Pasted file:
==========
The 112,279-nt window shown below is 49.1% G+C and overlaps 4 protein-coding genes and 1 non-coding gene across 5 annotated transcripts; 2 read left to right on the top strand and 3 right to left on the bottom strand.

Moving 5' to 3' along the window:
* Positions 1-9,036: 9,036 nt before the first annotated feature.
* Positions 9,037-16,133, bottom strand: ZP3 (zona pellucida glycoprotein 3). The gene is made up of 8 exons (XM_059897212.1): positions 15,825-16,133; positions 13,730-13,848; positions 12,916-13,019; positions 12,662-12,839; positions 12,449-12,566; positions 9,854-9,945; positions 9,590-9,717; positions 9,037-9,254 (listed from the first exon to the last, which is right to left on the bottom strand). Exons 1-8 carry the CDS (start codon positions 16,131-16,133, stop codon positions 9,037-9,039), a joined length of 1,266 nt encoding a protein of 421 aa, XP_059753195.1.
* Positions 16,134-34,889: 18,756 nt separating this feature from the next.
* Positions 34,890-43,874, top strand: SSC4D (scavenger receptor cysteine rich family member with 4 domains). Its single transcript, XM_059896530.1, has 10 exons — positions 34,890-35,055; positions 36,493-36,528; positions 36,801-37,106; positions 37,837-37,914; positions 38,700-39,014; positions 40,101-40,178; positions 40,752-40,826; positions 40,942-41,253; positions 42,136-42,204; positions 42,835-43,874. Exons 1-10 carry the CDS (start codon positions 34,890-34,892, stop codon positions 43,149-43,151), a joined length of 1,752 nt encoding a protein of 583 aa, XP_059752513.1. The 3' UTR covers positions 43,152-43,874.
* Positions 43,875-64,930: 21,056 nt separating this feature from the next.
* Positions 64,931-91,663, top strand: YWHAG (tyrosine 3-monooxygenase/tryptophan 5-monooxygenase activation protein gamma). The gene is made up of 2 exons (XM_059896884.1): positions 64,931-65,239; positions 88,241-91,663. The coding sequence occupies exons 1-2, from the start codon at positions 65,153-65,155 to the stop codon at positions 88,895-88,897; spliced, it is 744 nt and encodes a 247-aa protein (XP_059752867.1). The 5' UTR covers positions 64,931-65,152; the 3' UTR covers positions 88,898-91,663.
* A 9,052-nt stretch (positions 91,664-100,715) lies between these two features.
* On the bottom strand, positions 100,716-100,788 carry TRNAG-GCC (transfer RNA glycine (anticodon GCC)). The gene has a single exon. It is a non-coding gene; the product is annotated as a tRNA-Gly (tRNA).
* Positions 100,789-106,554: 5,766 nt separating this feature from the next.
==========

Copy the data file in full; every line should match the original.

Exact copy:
The 112,279-nt window shown below is 49.1% G+C and overlaps 4 protein-coding genes and 1 non-coding gene across 5 annotated transcripts; 2 read left to right on the top strand and 3 right to left on the bottom strand.

Moving 5' to 3' along the window:
* Positions 1-9,036: 9,036 nt before the first annotated feature.
* Positions 9,037-16,133, bottom strand: ZP3 (zona pellucida glycoprotein 3). The gene is made up of 8 exons (XM_059897212.1): positions 15,825-16,133; positions 13,730-13,848; positions 12,916-13,019; positions 12,662-12,839; positions 12,449-12,566; positions 9,854-9,945; positions 9,590-9,717; positions 9,037-9,254 (listed from the first exon to the last, which is right to left on the bottom strand). Exons 1-8 carry the CDS (start codon positions 16,131-16,133, stop codon positions 9,037-9,039), a joined length of 1,266 nt encoding a protein of 421 aa, XP_059753195.1.
* Positions 16,134-34,889: 18,756 nt separating this feature from the next.
* Positions 34,890-43,874, top strand: SSC4D (scavenger receptor cysteine rich family member with 4 domains). Its single transcript, XM_059896530.1, has 10 exons — positions 34,890-35,055; positions 36,493-36,528; positions 36,801-37,106; positions 37,837-37,914; positions 38,700-39,014; positions 40,101-40,178; positions 40,752-40,826; positions 40,942-41,253; positions 42,136-42,204; positions 42,835-43,874. Exons 1-10 carry the CDS (start codon positions 34,890-34,892, stop codon positions 43,149-43,151), a joined length of 1,752 nt encoding a protein of 583 aa, XP_059752513.1. The 3' UTR covers positions 43,152-43,874.
* Positions 43,875-64,930: 21,056 nt separating this feature from the next.
* Positions 64,931-91,663, top strand: YWHAG (tyrosine 3-monooxygenase/tryptophan 5-monooxygenase activation protein gamma). The gene is made up of 2 exons (XM_059896884.1): positions 64,931-65,239; positions 88,241-91,663. The coding sequence occupies exons 1-2, from the start codon at positions 65,153-65,155 to the stop codon at positions 88,895-88,897; spliced, it is 744 nt and encodes a 247-aa protein (XP_059752867.1). The 5' UTR covers positions 64,931-65,152; the 3' UTR covers positions 88,898-91,663.
* A 9,052-nt stretch (positions 91,664-100,715) lies between these two features.
* On the bottom strand, positions 100,716-100,788 carry TRNAG-GCC (transfer RNA glycine (anticodon GCC)). The gene has a single exon. It is a non-coding gene; the product is annotated as a tRNA-Gly (tRNA).
* Positions 100,789-106,554: 5,766 nt separating this feature from the next.